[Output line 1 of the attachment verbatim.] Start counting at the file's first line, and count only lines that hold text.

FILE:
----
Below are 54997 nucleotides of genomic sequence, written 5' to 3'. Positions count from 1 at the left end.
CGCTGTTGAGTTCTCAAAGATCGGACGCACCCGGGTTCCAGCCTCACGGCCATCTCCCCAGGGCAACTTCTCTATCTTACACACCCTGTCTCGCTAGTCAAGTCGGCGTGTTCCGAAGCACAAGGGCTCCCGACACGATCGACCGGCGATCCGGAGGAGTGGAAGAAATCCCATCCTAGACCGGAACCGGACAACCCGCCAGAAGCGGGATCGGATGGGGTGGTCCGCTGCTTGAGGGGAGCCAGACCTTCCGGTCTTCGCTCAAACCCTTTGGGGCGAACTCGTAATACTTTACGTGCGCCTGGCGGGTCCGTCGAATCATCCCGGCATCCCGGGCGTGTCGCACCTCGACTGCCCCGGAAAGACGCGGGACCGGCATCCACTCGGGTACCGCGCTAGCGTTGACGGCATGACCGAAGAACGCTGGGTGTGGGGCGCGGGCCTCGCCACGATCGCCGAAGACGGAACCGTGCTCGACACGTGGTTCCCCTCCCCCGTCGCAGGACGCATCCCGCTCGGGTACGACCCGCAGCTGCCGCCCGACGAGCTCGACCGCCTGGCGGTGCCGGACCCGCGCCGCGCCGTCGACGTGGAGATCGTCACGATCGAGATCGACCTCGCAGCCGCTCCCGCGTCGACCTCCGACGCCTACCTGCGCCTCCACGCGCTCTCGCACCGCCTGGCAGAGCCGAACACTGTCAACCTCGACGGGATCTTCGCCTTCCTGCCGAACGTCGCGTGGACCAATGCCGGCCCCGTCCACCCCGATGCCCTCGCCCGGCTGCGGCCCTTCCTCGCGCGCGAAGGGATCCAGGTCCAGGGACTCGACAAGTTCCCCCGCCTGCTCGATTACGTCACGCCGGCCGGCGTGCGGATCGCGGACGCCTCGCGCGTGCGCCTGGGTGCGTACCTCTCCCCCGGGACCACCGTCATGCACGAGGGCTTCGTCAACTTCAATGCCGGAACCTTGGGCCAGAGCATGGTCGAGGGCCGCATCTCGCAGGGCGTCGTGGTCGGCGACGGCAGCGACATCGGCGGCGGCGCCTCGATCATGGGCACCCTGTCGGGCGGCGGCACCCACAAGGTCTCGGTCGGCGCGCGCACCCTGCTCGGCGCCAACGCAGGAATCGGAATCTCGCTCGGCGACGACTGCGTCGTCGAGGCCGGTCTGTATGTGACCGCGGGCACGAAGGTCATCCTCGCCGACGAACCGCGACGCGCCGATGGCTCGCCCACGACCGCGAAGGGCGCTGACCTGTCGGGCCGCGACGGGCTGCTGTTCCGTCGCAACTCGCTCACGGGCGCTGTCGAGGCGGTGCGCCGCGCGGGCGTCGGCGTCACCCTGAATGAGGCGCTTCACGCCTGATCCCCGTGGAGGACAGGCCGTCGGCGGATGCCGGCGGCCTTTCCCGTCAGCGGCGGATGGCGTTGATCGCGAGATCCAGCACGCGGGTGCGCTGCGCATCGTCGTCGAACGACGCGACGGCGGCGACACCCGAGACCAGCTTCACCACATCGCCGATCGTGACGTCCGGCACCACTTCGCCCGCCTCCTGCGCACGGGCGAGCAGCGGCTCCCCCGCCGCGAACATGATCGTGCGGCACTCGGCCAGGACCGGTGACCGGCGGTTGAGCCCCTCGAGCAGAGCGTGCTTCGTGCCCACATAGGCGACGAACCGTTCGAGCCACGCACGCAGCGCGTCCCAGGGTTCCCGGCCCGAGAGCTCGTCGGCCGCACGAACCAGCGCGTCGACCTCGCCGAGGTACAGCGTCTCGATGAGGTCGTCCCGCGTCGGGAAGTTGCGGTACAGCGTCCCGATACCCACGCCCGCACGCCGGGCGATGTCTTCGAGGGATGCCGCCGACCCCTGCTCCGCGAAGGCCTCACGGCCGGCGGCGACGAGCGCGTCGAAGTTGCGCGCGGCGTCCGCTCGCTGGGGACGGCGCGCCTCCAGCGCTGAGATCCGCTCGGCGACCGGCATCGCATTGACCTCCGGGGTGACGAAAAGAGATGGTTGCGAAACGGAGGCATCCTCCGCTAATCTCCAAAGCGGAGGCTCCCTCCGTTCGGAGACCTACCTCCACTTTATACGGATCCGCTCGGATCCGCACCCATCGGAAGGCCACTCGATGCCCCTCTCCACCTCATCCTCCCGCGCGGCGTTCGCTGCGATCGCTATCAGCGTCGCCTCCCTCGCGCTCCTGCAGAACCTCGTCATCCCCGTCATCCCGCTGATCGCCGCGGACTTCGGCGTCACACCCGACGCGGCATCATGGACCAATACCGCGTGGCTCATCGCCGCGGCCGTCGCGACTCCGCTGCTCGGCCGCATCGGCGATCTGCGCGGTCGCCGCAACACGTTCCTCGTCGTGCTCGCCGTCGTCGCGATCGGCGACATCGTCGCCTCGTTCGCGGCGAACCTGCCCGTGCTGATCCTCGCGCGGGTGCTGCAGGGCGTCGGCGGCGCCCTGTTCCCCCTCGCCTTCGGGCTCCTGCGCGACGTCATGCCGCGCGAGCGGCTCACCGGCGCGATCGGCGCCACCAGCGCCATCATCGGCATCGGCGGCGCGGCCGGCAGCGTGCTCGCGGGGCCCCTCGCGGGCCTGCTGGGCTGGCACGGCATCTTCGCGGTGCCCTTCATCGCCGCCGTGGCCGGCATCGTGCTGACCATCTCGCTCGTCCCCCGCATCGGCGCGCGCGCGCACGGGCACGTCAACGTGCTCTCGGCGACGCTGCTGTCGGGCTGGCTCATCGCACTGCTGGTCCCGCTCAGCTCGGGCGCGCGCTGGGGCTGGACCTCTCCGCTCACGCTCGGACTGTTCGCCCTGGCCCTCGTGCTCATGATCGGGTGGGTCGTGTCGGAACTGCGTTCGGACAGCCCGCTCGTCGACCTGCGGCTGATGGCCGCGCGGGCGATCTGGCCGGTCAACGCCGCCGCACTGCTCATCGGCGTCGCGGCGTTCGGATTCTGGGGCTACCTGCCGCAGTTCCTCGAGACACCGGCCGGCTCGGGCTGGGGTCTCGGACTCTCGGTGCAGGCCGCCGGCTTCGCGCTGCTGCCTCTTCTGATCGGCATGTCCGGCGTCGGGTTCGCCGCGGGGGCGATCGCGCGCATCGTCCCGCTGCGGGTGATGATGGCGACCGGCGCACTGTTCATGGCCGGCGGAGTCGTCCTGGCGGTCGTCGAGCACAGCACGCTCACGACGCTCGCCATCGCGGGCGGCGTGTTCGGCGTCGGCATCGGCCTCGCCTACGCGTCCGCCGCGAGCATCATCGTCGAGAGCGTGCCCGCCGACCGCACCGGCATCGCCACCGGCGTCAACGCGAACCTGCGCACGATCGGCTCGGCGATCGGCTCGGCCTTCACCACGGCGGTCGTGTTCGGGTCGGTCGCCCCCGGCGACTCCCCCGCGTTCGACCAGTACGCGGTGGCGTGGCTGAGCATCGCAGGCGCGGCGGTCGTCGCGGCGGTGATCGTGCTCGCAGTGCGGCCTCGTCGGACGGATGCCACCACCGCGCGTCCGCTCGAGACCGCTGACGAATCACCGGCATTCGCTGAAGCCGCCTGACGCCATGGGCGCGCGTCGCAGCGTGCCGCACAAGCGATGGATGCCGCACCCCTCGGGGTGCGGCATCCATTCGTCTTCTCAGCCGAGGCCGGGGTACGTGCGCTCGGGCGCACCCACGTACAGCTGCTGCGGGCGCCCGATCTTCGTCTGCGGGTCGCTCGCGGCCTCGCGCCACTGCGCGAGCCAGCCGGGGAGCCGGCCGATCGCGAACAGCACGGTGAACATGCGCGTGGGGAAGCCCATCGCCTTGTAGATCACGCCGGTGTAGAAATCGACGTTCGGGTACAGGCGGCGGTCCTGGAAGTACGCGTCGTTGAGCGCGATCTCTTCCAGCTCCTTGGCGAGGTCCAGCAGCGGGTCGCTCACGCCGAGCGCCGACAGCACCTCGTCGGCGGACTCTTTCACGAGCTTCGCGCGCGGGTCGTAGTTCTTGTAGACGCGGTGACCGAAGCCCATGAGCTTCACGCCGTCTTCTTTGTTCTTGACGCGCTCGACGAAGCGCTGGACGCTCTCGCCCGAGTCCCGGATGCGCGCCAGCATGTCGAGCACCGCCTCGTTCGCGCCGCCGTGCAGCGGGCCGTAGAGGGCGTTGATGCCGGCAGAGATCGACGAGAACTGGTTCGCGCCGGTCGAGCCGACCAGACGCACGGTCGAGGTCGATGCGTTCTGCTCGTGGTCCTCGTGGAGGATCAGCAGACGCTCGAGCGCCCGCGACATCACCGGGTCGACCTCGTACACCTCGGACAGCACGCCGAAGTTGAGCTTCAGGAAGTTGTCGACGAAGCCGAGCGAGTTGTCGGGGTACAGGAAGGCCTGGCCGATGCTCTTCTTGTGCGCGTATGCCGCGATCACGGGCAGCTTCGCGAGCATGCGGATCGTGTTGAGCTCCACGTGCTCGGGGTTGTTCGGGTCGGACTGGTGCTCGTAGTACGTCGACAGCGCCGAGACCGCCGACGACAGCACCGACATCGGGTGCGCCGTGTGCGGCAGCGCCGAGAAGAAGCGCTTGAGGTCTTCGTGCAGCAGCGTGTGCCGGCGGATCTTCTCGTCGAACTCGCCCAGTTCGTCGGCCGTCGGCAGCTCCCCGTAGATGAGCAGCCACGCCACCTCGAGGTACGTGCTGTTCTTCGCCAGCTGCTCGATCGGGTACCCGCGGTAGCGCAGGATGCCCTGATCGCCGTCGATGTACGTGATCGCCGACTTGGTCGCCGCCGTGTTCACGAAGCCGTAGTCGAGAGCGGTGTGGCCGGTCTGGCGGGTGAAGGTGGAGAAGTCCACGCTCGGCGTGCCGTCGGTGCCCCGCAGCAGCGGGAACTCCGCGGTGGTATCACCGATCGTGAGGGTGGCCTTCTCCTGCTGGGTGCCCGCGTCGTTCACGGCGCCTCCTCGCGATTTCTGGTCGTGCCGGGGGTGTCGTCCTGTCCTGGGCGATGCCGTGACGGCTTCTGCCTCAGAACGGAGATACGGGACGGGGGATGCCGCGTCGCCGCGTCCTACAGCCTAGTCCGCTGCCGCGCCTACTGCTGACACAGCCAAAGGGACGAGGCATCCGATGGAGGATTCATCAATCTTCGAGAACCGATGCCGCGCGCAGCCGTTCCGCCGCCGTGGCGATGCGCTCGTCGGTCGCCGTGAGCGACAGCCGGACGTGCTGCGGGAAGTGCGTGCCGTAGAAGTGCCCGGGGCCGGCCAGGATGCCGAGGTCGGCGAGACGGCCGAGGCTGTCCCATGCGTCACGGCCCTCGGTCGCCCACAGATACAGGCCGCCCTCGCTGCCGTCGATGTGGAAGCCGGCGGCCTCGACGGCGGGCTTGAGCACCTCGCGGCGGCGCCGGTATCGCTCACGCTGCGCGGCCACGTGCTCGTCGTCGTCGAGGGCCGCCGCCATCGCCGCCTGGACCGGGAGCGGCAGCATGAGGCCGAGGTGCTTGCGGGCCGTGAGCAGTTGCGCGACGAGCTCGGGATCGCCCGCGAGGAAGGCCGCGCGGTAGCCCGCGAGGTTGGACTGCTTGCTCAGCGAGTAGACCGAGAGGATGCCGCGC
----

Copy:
Below are 54997 nucleotides of genomic sequence, written 5' to 3'. Positions count from 1 at the left end.